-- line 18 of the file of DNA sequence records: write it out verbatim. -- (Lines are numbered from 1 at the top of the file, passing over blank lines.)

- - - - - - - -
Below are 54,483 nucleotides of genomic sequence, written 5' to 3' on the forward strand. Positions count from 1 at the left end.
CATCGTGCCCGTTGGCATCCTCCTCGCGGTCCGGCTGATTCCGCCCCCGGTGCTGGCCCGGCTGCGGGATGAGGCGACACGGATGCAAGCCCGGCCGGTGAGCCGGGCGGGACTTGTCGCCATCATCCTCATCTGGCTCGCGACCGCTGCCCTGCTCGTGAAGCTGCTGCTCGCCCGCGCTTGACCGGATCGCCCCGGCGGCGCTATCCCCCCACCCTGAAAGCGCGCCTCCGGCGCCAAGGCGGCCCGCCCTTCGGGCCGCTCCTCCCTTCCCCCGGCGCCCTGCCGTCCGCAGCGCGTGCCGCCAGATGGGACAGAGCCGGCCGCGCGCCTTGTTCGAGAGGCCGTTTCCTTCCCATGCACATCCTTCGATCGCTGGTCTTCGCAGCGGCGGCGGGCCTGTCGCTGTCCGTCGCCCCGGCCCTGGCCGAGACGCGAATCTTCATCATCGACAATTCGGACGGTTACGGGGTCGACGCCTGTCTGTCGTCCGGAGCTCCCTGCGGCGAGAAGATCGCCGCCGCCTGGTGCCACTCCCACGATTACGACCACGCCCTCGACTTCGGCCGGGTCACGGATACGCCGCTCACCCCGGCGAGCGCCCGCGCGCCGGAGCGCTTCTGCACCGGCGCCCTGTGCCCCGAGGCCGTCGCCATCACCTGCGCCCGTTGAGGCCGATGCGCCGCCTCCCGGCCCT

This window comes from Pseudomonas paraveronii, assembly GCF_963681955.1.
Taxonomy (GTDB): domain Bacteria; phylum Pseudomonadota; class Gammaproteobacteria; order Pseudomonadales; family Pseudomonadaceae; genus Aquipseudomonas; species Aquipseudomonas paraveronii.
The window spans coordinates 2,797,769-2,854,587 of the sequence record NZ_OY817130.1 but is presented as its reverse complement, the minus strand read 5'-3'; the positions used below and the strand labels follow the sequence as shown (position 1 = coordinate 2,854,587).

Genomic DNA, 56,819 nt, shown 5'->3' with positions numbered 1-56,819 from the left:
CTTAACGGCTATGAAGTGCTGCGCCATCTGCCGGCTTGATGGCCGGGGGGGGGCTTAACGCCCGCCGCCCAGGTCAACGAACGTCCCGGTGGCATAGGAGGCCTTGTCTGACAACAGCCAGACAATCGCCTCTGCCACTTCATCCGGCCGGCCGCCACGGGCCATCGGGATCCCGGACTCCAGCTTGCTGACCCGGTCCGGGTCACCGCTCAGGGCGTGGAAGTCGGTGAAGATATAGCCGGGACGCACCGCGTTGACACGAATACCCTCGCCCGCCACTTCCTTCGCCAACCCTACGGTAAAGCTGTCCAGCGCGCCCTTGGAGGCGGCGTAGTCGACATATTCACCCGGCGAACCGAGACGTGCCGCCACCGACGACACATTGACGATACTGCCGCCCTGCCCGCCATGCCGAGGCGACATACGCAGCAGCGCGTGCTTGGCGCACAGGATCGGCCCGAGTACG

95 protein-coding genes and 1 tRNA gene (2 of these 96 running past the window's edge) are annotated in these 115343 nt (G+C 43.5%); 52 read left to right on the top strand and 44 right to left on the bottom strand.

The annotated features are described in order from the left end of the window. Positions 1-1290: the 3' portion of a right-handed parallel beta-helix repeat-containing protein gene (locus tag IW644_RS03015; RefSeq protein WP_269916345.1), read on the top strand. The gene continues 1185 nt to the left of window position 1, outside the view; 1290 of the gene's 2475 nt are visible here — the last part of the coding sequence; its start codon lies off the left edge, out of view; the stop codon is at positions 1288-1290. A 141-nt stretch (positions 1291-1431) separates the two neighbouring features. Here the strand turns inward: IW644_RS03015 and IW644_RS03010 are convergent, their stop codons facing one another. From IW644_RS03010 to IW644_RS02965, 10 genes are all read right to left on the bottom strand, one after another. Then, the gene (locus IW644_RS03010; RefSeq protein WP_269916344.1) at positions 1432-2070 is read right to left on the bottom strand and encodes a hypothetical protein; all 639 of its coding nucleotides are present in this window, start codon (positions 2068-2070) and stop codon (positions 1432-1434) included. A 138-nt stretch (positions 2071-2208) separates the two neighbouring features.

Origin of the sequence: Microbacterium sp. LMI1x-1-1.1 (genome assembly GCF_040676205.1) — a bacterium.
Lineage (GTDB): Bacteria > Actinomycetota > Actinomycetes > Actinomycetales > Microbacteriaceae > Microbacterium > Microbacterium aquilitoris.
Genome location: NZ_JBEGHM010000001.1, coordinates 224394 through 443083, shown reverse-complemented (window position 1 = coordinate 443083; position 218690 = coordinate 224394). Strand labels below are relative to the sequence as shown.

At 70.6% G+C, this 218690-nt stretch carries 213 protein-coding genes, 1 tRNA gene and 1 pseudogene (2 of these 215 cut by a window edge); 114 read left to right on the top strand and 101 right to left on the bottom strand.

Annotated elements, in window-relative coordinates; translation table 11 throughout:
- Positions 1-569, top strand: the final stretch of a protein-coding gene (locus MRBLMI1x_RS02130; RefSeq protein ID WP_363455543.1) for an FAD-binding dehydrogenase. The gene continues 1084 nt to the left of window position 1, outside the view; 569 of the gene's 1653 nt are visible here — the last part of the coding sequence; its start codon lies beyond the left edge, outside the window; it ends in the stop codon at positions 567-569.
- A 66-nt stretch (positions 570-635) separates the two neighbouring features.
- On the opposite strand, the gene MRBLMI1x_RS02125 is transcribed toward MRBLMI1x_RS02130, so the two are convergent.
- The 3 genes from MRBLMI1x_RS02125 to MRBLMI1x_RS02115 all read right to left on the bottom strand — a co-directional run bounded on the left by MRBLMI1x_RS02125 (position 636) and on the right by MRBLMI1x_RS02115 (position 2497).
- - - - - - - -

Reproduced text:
- The 3 genes from MRBLMI1x_RS02125 to MRBLMI1x_RS02115 all read right to left on the bottom strand — a co-directional run bounded on the left by MRBLMI1x_RS02125 (position 636) and on the right by MRBLMI1x_RS02115 (position 2497).